Una refinería modular es una refinería simplificada que requiere una inversión de capital significativamente menor que las refinerías tradicionales a gran escala. Es una planta de procesamiento de crudo con una capacidad de hasta 30.000 barriles por día.
Nigeria tiene varias refinerías modulares en Edo, Delta, Imo y otros estados, mientras que hay planes para aumentar el número a través de inversiones del sector privado.
El GED dijo que, “Algunas refinerías modulares deberían tomar hasta 50 000 barriles por día, pero debido a la fijación de precios, se puede comenzar con 10 000 barriles y luego escalar gradualmente hasta 50 000 barriles.
“¿Qué necesitas hacer para producir PMS? Preguntó, la respuesta según él, es asegurar una inversión adicional que pondrá en el cracker necesario para producir el PMS”.Ilustración para refinería modular
Todavía hablando de la escasez de PMS, los comercializadores de productos derivados del petróleo han pedido una desregulación total del sector downstream, incluso cuando NNPC Ltd. consideró una nueva inversión en refinerías e infraestructura de gas.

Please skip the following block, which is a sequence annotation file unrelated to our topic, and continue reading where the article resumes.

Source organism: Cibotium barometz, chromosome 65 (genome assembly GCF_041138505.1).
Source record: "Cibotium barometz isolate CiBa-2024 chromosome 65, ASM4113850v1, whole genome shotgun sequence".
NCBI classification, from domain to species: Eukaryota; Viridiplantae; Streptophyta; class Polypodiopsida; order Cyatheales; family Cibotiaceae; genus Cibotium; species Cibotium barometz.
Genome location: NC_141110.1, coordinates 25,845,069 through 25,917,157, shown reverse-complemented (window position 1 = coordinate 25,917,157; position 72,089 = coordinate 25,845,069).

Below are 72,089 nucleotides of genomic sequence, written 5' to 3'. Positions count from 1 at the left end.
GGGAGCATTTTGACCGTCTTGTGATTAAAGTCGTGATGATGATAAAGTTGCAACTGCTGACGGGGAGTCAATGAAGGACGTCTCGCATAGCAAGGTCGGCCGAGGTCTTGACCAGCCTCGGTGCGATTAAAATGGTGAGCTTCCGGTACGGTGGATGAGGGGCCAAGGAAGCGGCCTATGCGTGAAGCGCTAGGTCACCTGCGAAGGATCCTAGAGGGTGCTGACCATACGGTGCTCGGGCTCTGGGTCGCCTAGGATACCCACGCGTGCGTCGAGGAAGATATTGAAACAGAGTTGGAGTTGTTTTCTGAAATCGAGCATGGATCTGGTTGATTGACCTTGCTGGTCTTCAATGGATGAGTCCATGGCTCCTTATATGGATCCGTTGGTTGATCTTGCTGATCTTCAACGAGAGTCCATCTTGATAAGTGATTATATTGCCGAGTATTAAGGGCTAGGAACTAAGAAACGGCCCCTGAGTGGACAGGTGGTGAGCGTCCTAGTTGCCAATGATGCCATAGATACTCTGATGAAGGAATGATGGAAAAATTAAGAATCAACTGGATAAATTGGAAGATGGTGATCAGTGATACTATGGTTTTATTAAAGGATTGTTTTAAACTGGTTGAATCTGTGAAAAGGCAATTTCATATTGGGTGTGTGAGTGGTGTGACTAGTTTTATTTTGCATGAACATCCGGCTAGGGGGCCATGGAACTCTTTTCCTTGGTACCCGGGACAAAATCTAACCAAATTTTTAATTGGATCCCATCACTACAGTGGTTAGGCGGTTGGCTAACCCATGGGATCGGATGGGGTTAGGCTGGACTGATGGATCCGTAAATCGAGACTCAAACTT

El presidente de la Major Oil Marketers Association of Nigeria (MOMAN) y director general de 11 Plc, Tunji Oyebanji, denunció el aplazamiento de la desregulación total del sector downstream.
Según él, “la medida es un revés importante para la industria”.
Dijo que la liberalización del sector permitiría a los inversores a lo largo de la cadena de valor obtener rendimientos adecuados de sus inversiones.
El director ejecutivo de Rainoil Ltd., Emmanuel Omuojine, dijo que eliminar el subsidio a la gasolina agregaría un valor significativo a las reservas de divisas de Nigeria, especialmente a nivel macroeconómico.
El presidente ejecutivo de OVH Energy Marketing Ltd., Huub Stokman, dijo que el desafío actual con la escasez de gasolina era una clara indicación de que Nigeria necesitaba un buen plan de emergencia.
También hablando en la Cumbre Internacional de Energía de Nigeria (NIES) recientemente concluida, el Director Ejecutivo del Grupo, Refinación, NNPC, Mustapha Yakubu, dijo que los esfuerzos para rehabilitar las refinerías están en marcha, y señaló que la desregulación del sector downstream impulsaría la capacidad de refinación nacional del país.